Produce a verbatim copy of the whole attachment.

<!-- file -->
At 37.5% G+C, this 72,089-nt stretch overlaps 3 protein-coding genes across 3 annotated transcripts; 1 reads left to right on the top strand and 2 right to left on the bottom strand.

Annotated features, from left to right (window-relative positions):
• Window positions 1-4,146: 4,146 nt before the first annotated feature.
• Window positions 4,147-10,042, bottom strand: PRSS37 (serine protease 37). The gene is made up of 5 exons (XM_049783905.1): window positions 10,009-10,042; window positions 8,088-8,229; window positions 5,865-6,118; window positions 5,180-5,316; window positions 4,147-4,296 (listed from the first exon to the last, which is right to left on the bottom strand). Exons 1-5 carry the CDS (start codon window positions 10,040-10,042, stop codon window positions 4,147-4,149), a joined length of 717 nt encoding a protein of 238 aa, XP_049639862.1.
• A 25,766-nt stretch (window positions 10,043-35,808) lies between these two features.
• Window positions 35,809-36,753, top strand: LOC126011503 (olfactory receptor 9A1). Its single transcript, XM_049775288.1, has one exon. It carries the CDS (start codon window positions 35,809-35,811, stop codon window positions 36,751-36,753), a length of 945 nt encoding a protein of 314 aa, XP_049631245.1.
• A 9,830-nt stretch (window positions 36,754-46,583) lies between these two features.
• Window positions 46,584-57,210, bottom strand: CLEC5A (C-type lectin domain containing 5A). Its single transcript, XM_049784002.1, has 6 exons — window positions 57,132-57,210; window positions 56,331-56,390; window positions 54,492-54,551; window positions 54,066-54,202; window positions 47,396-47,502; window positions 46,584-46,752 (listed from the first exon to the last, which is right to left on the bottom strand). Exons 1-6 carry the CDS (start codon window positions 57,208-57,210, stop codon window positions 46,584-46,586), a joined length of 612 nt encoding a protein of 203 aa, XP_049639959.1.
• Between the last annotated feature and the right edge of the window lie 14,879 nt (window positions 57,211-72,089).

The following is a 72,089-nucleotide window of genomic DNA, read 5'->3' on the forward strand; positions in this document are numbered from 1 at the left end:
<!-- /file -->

At 37.5% G+C, this 72,089-nt stretch overlaps 3 protein-coding genes across 3 annotated transcripts; 1 reads left to right on the top strand and 2 right to left on the bottom strand.

Annotated features, from left to right (window-relative positions):
• Window positions 1-4,146: 4,146 nt before the first annotated feature.
• Window positions 4,147-10,042, bottom strand: PRSS37 (serine protease 37). The gene is made up of 5 exons (XM_049783905.1): window positions 10,009-10,042; window positions 8,088-8,229; window positions 5,865-6,118; window positions 5,180-5,316; window positions 4,147-4,296 (listed from the first exon to the last, which is right to left on the bottom strand). Exons 1-5 carry the CDS (start codon window positions 10,040-10,042, stop codon window positions 4,147-4,149), a joined length of 717 nt encoding a protein of 238 aa, XP_049639862.1.
• A 25,766-nt stretch (window positions 10,043-35,808) lies between these two features.
• Window positions 35,809-36,753, top strand: LOC126011503 (olfactory receptor 9A1). Its single transcript, XM_049775288.1, has one exon. It carries the CDS (start codon window positions 35,809-35,811, stop codon window positions 36,751-36,753), a length of 945 nt encoding a protein of 314 aa, XP_049631245.1.
• A 9,830-nt stretch (window positions 36,754-46,583) lies between these two features.
• Window positions 46,584-57,210, bottom strand: CLEC5A (C-type lectin domain containing 5A). Its single transcript, XM_049784002.1, has 6 exons — window positions 57,132-57,210; window positions 56,331-56,390; window positions 54,492-54,551; window positions 54,066-54,202; window positions 47,396-47,502; window positions 46,584-46,752 (listed from the first exon to the last, which is right to left on the bottom strand). Exons 1-6 carry the CDS (start codon window positions 57,208-57,210, stop codon window positions 46,584-46,586), a joined length of 612 nt encoding a protein of 203 aa, XP_049639959.1.
• Between the last annotated feature and the right edge of the window lie 14,879 nt (window positions 57,211-72,089).

The following is a 72,089-nucleotide window of genomic DNA, read 5'->3' on the forward strand; positions in this document are numbered from 1 at the left end: